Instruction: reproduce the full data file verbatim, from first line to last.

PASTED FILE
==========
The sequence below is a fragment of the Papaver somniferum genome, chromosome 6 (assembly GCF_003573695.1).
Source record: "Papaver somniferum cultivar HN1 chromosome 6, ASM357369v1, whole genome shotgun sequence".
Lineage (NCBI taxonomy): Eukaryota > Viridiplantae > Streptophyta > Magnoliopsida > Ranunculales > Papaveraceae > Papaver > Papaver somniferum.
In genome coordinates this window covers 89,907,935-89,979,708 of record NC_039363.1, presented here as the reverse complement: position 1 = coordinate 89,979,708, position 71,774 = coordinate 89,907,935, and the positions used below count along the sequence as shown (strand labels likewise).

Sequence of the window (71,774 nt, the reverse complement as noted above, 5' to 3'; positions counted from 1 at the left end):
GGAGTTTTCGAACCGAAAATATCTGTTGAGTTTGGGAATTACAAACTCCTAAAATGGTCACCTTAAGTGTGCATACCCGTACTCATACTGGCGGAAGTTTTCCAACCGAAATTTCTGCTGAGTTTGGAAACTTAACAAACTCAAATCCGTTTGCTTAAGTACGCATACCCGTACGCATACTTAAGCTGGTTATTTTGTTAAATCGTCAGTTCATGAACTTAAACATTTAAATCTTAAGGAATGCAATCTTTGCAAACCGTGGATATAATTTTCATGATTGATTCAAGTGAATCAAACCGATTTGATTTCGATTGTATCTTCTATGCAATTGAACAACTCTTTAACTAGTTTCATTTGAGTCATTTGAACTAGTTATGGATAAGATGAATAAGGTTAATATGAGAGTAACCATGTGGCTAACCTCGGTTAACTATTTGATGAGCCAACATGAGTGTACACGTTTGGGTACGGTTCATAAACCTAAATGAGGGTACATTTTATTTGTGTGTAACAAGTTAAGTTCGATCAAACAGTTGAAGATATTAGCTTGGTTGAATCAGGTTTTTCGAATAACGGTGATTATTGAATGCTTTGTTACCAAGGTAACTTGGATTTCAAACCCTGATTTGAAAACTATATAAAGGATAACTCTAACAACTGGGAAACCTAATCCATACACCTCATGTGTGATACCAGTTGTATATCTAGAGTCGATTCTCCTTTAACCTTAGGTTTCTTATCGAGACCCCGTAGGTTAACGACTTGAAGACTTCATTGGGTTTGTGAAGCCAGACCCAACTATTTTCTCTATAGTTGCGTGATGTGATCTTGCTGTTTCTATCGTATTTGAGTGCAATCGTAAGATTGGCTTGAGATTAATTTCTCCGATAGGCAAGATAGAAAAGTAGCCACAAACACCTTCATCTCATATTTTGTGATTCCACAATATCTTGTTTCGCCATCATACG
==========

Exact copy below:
The sequence below is a fragment of the Papaver somniferum genome, chromosome 6 (assembly GCF_003573695.1).
Source record: "Papaver somniferum cultivar HN1 chromosome 6, ASM357369v1, whole genome shotgun sequence".
Lineage (NCBI taxonomy): Eukaryota > Viridiplantae > Streptophyta > Magnoliopsida > Ranunculales > Papaveraceae > Papaver > Papaver somniferum.
In genome coordinates this window covers 89,907,935-89,979,708 of record NC_039363.1, presented here as the reverse complement: position 1 = coordinate 89,979,708, position 71,774 = coordinate 89,907,935, and the positions used below count along the sequence as shown (strand labels likewise).

Sequence of the window (71,774 nt, the reverse complement as noted above, 5' to 3'; positions counted from 1 at the left end):
GGAGTTTTCGAACCGAAAATATCTGTTGAGTTTGGGAATTACAAACTCCTAAAATGGTCACCTTAAGTGTGCATACCCGTACTCATACTGGCGGAAGTTTTCCAACCGAAATTTCTGCTGAGTTTGGAAACTTAACAAACTCAAATCCGTTTGCTTAAGTACGCATACCCGTACGCATACTTAAGCTGGTTATTTTGTTAAATCGTCAGTTCATGAACTTAAACATTTAAATCTTAAGGAATGCAATCTTTGCAAACCGTGGATATAATTTTCATGATTGATTCAAGTGAATCAAACCGATTTGATTTCGATTGTATCTTCTATGCAATTGAACAACTCTTTAACTAGTTTCATTTGAGTCATTTGAACTAGTTATGGATAAGATGAATAAGGTTAATATGAGAGTAACCATGTGGCTAACCTCGGTTAACTATTTGATGAGCCAACATGAGTGTACACGTTTGGGTACGGTTCATAAACCTAAATGAGGGTACATTTTATTTGTGTGTAACAAGTTAAGTTCGATCAAACAGTTGAAGATATTAGCTTGGTTGAATCAGGTTTTTCGAATAACGGTGATTATTGAATGCTTTGTTACCAAGGTAACTTGGATTTCAAACCCTGATTTGAAAACTATATAAAGGATAACTCTAACAACTGGGAAACCTAATCCATACACCTCATGTGTGATACCAGTTGTATATCTAGAGTCGATTCTCCTTTAACCTTAGGTTTCTTATCGAGACCCCGTAGGTTAACGACTTGAAGACTTCATTGGGTTTGTGAAGCCAGACCCAACTATTTTCTCTATAGTTGCGTGATGTGATCTTGCTGTTTCTATCGTATTTGAGTGCAATCGTAAGATTGGCTTGAGATTAATTTCTCCGATAGGCAAGATAGAAAAGTAGCCACAAACACCTTCATCTCATATTTTGTGATTCCACAATATCTTGTTTCGCCATCATACG